A new DPJ government, which would take office soon after the August 30 elections in Japan should it win as most people believe it will, could be a partner in pushing the US government for better disarmament and non-proliferation policies in the region and the world. It’s an interesting and exciting time, and I’m glad Peace Action is able to collaborate with international partners, as well as doing the hard work we need to do in the U.S.

Unlikely Japan: Unusual Car Names, The Hyper Saloon and the Asparagus Missile

August 9, 2009

–Kevin Martin

I love Japan — the people, the food, the beautiful mountains, rivers and seas. But, and I swear it’s not just the jet lag plaguing me this week, there are many aspects of Japanese life that strike me as very unusual (and I‘m not alone, the following examples were head-scratchers to my Japanese colleagues too).

I’ll start with car names, which are always in English. There are all kinds of shapes and sizes of automobiles here we don’t see in the US among the dependable Toyotas, Hondas and Nissans we get.

During a single ten-minute taxi ride in Nagasaki, here are the names of some of the cars I saw on the road:

Carol (woman’s name or type of song? Both?)
Serena (for tennis players, naturally)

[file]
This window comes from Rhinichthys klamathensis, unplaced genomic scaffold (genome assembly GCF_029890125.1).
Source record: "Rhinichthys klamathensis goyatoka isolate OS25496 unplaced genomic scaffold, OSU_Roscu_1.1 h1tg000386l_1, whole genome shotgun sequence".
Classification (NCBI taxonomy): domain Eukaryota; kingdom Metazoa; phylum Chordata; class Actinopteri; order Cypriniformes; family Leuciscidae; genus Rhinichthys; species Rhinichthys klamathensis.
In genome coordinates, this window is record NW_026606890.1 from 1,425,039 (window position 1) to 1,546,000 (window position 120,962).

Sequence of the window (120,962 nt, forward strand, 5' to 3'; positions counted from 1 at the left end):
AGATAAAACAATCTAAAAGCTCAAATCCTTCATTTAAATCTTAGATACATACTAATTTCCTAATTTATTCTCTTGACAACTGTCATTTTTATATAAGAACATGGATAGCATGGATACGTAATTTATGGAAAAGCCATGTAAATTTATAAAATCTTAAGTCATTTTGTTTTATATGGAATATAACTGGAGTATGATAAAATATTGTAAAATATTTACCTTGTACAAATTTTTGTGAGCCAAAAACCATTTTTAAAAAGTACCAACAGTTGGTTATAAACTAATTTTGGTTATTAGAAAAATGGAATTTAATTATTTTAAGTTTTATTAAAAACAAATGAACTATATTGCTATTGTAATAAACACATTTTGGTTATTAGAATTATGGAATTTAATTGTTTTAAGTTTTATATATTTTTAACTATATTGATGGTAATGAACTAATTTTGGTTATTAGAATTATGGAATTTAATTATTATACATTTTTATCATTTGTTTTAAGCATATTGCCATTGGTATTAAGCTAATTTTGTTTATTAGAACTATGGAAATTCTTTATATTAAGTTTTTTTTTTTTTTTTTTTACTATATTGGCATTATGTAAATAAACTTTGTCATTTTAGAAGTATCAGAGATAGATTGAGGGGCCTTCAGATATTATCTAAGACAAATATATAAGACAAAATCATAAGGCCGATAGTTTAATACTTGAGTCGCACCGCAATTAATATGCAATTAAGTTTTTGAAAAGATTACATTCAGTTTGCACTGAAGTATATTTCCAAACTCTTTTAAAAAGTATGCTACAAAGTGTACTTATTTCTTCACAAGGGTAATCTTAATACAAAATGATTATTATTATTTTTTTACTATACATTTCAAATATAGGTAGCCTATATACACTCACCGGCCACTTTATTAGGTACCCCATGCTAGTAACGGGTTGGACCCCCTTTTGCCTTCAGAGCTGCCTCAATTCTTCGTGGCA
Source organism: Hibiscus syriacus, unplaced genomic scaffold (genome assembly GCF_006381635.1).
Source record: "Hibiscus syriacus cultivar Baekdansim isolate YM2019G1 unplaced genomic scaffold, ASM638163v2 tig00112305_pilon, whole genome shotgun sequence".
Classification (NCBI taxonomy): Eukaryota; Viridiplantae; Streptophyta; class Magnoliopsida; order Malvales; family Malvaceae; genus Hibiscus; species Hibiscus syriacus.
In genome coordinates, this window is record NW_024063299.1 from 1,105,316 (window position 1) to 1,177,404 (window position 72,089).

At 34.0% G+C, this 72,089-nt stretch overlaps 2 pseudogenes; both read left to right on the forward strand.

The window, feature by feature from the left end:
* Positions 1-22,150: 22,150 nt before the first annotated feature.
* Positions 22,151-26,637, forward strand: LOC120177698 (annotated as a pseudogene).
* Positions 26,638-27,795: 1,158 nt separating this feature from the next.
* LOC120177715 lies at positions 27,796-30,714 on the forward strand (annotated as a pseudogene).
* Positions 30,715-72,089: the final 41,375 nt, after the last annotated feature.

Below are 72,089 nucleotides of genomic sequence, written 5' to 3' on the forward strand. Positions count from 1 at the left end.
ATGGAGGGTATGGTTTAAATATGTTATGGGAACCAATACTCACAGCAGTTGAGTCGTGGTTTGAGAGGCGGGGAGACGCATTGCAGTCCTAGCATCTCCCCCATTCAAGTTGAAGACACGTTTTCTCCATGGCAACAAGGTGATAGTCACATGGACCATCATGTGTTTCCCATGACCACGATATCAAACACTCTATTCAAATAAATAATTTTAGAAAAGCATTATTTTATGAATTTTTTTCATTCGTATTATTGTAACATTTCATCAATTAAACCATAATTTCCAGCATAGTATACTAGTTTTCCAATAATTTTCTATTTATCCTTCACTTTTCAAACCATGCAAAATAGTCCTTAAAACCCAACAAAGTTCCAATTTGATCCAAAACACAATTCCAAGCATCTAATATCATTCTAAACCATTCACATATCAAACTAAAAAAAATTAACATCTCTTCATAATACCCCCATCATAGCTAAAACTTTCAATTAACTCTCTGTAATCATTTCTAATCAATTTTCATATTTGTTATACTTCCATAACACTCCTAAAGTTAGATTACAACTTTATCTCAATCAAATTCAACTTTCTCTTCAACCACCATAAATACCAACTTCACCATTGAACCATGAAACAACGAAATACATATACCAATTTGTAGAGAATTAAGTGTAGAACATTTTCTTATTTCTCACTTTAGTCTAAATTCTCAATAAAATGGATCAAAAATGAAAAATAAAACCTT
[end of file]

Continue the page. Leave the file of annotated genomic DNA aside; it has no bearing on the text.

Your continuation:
Cedric (my favorite, a solid, boxy taxi, very dependable I‘m sure)
Voxy (the commercial writes itself, with Jimi Hendrix’s “Voxy Lady” overdubbed)
Splash (needs an exclamation point, yes? Splash!)
El Grand (not that big a car by US standards)
Sienta (huh?)
Latte (the one I saw was a Mediterranean pale olive color, looked cool)
Life (He likes it! Hey, Mikey!)
Familia (a station wagon, naturally)
(My baby, she wrote me) Aletta
California (Dreamin’, though hopefully not while driving)
Logo (which oddly enough lacked one)
Crew (no “J” in front of it)
Rush (another one that needs an exclamation point, and presumably the Canadian art-rock band of the same name gets royalties for every car sold)

Japanese trains are probably the best in the world, always on time, clean, efficient, fast (the Shinkansen “bullet trains“ go 285 kilometers per hour and the regular trains zip along at a fast clip too) — in other words nothing in the least little bit like Amtrak.

So I was shocked (along with my Japanese hosts) to pass a train upon entering the station at Nagasaki called, I kid you not, The Hyper Saloon. Presumably that is just a bar car on the train frequented by stressed-out business travelers and off limits to the crew, but who knows? Could be fun, or really dangerous.

And finally, an Asparagus Missile. Each year, our good friends at the Japanese peace group GENSUIKIN have a new design for t-shirts, posters, buttons and other merchandise and branding for their annual conference around the Hiroshima and Nagasaki commemorations. Evidently this year’s is the product of a famous designer. It’s a missile with leaves on it so it looks like an asparagus. Really, an asparagus missile. I couldn’t make that up. I’ll try to find the image so you can see for yourself.